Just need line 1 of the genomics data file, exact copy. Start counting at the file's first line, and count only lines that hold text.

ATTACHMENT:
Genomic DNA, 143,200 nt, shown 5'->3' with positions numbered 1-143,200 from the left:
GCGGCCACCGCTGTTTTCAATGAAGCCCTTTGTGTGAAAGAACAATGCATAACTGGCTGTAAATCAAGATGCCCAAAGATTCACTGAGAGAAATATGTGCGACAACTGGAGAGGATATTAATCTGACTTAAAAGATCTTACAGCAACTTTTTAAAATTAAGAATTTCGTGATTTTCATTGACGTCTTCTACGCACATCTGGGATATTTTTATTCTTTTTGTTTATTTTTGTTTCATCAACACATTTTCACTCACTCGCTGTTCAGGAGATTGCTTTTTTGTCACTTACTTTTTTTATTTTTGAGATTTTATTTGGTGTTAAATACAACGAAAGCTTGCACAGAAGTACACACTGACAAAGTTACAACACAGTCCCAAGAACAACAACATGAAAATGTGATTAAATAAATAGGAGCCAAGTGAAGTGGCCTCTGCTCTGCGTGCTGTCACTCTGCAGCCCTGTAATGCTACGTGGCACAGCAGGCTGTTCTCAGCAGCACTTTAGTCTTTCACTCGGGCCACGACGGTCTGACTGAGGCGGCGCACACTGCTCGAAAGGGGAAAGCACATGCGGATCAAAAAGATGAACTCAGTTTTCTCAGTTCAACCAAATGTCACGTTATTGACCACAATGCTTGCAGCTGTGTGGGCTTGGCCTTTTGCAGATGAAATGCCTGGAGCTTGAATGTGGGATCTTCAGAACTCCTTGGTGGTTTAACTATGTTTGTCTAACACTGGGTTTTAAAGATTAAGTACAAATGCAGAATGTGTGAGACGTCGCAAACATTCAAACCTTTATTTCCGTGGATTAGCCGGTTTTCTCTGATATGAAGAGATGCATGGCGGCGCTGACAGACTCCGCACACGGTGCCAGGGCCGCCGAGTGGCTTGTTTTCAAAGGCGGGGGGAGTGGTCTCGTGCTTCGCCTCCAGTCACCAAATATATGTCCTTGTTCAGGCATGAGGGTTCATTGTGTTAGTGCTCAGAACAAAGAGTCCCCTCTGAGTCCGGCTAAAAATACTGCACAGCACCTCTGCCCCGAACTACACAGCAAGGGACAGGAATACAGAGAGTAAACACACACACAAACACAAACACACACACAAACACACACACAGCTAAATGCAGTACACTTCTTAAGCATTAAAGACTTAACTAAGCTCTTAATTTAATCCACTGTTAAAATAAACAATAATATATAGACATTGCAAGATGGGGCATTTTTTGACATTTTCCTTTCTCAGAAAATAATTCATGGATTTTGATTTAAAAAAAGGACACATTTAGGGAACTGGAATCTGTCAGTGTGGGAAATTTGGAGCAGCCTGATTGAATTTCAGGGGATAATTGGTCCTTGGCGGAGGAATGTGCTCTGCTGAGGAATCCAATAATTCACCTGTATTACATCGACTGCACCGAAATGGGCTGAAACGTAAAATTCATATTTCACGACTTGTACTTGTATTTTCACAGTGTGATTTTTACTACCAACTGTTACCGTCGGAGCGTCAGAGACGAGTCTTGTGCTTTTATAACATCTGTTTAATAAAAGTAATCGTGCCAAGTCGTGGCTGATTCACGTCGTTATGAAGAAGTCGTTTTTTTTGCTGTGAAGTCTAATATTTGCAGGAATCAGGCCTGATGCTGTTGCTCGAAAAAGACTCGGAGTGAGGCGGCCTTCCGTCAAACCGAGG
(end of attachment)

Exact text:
Genomic DNA, 143,200 nt, shown 5'->3' with positions numbered 1-143,200 from the left: